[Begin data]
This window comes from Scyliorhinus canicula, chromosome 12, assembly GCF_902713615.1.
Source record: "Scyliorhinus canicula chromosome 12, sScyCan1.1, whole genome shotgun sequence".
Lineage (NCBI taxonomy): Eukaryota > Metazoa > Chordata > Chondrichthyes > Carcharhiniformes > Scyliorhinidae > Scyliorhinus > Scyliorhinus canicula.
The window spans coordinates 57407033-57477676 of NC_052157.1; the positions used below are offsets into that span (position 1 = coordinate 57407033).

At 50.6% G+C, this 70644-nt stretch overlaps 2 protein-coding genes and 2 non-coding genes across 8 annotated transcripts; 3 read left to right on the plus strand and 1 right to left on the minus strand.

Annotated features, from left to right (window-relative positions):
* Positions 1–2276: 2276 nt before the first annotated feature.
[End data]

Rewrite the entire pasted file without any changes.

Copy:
This window comes from Scyliorhinus canicula, chromosome 12, assembly GCF_902713615.1.
Source record: "Scyliorhinus canicula chromosome 12, sScyCan1.1, whole genome shotgun sequence".
Lineage (NCBI taxonomy): Eukaryota > Metazoa > Chordata > Chondrichthyes > Carcharhiniformes > Scyliorhinidae > Scyliorhinus > Scyliorhinus canicula.
The window spans coordinates 57407033-57477676 of NC_052157.1; the positions used below are offsets into that span (position 1 = coordinate 57407033).

At 50.6% G+C, this 70644-nt stretch overlaps 2 protein-coding genes and 2 non-coding genes across 8 annotated transcripts; 3 read left to right on the plus strand and 1 right to left on the minus strand.

Annotated features, from left to right (window-relative positions):
* Positions 1–2276: 2276 nt before the first annotated feature.